Only 26% of retail organisations in the past year were able to disrupt a ransomware attack before their data was encrypted, according to the latest research from Sophos.
This is a three-year low for the sector—a decline from 34% in 2021 and 28% in 2022—suggesting the sector is increasingly unable to halt ransomware attacks already in progress.
These are part of findings of a poll that covered 3,000 IT/cybersecurity leaders in organisations with between 100 and 5,000 employees, including 355 from the retail sector, across 14 countries in the Americas; Europe, the Middle East and Africa; and the Asia-Pacific region.
Chester Wisniewski, director and global field CTO at Sophos, said that ransomware criminals have been encrypting increasingly greater percentages of their retail victims in the last three years, as evidenced by the steadily declining rate of retailers stopping cybercriminal attacks in progress.
“Retailers must up their defensive game by setting up security that detects and responds to intrusions earlier in the attack chain,” said Wisniewski.
In addition, the report found that, for those retail organisations that paid the ransom, their median recovery costs — excluding the ransom payment — were four times the recovery costs of those that used backups to recover their data ($3 million versus $750,000).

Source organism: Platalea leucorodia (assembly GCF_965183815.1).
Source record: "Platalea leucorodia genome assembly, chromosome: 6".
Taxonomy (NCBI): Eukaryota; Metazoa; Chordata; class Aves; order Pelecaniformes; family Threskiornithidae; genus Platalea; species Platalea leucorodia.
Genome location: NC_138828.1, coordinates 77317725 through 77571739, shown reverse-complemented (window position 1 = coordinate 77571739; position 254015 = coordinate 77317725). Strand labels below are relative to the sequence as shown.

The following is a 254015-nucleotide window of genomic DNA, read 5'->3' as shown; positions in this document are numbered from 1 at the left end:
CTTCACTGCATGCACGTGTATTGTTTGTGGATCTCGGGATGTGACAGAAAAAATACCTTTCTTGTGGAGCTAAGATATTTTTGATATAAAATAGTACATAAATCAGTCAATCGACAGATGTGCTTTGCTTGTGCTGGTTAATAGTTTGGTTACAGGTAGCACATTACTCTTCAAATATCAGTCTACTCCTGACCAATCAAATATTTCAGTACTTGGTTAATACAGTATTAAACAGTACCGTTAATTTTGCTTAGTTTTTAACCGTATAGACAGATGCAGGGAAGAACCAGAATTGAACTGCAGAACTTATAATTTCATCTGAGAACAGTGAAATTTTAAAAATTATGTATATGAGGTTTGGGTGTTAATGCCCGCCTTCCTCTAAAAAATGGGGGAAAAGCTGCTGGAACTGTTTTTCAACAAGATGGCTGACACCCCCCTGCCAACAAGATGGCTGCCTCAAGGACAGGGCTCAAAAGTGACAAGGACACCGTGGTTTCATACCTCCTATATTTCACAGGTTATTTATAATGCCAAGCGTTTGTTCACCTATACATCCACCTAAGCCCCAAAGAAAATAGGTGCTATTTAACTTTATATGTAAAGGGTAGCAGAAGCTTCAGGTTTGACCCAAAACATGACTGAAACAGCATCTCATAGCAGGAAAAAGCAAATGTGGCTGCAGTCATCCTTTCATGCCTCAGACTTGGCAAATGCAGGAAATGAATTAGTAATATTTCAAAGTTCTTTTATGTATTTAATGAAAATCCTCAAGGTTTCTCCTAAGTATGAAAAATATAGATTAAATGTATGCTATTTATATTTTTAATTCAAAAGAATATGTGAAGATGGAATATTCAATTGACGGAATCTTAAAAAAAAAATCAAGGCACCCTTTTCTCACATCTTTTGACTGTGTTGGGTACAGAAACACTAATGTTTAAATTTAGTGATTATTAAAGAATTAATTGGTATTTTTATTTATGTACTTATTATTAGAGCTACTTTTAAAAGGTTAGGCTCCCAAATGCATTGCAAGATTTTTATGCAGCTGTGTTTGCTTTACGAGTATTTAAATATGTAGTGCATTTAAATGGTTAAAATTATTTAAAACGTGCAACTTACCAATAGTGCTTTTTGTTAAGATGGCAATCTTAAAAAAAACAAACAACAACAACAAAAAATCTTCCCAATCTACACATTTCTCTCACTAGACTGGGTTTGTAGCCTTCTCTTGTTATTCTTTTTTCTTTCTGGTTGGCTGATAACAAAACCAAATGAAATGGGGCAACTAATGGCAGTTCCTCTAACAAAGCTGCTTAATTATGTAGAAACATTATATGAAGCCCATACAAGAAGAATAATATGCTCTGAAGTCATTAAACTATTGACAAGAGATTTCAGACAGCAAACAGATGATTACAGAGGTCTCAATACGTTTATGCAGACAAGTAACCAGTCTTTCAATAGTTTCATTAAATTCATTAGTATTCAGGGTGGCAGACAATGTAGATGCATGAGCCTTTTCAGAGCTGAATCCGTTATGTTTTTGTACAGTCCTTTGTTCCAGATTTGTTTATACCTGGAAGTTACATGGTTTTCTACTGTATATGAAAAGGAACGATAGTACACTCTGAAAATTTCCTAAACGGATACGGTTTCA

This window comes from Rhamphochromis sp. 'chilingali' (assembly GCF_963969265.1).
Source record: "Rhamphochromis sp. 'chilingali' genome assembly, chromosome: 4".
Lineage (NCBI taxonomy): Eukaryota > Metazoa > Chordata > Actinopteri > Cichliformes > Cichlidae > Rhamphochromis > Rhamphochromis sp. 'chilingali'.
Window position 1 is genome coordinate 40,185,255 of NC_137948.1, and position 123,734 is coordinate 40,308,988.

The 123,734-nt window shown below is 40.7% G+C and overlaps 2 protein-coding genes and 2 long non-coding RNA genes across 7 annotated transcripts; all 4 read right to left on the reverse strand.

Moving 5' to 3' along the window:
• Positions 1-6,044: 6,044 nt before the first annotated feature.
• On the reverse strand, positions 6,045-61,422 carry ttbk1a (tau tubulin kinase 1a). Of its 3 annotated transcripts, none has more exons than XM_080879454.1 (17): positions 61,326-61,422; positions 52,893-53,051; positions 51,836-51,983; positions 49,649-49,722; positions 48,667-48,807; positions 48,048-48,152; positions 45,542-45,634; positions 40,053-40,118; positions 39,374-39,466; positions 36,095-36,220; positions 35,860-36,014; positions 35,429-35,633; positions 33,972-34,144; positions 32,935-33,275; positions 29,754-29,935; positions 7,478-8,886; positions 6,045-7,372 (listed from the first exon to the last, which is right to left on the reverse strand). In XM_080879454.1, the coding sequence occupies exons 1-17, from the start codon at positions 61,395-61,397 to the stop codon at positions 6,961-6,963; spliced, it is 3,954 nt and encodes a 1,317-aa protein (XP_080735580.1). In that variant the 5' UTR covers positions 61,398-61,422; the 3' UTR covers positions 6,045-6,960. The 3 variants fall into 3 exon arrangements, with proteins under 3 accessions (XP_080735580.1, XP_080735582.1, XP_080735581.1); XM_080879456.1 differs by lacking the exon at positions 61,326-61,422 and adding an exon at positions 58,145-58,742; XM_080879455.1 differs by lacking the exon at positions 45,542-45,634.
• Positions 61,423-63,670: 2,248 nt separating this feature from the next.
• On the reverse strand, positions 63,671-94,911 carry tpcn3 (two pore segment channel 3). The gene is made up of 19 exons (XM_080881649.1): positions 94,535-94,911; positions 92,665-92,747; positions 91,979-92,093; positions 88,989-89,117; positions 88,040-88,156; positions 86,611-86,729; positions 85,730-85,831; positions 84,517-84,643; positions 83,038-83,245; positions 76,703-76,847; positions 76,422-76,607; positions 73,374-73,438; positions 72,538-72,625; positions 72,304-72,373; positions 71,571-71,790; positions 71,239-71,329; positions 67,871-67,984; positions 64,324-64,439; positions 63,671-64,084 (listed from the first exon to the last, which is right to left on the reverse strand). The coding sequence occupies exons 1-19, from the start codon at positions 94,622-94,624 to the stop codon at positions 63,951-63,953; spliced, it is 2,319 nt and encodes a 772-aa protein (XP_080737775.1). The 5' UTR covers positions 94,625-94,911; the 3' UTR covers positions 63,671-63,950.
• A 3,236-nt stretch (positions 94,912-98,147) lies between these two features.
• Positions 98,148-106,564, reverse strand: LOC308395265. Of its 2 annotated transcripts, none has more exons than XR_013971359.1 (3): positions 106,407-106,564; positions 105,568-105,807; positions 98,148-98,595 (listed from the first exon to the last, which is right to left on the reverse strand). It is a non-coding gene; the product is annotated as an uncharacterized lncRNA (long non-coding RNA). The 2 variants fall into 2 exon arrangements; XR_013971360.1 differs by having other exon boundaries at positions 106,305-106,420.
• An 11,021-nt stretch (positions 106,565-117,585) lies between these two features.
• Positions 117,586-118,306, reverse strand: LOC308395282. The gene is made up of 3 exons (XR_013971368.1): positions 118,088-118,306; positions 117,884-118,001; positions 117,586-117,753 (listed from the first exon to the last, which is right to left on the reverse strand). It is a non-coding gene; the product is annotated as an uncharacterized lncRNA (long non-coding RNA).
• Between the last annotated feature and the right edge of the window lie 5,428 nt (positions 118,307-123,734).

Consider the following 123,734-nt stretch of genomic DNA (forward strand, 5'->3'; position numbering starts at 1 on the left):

“Forty-three percent of retail victims paid the ransom according to our survey respondents, yet the median recovery cost to victims who paid the ransom was four times the cost to those who used backups and other recovery methods,” said Wisniewski.
“There are no shortcuts in these situations and rebuilding systems is almost always required. It’s better to deprive the criminals of their spoils and build back better,” he added.
Additional key findings show that the retail sector experienced its highest rate of encryption over the past three years, with 71% of those organisations targeted by ransomware stating that attackers successfully encrypted their data.
The percentage of retail organisations attacked by ransomware declined to 69% last year from 77% the previous year.
Also, the percentage of retail organisations that recovered in less than a day decreased from 15% to 9% this year, while the percentage of retail organisations that took more than a month to recover increased from 17% to 21%.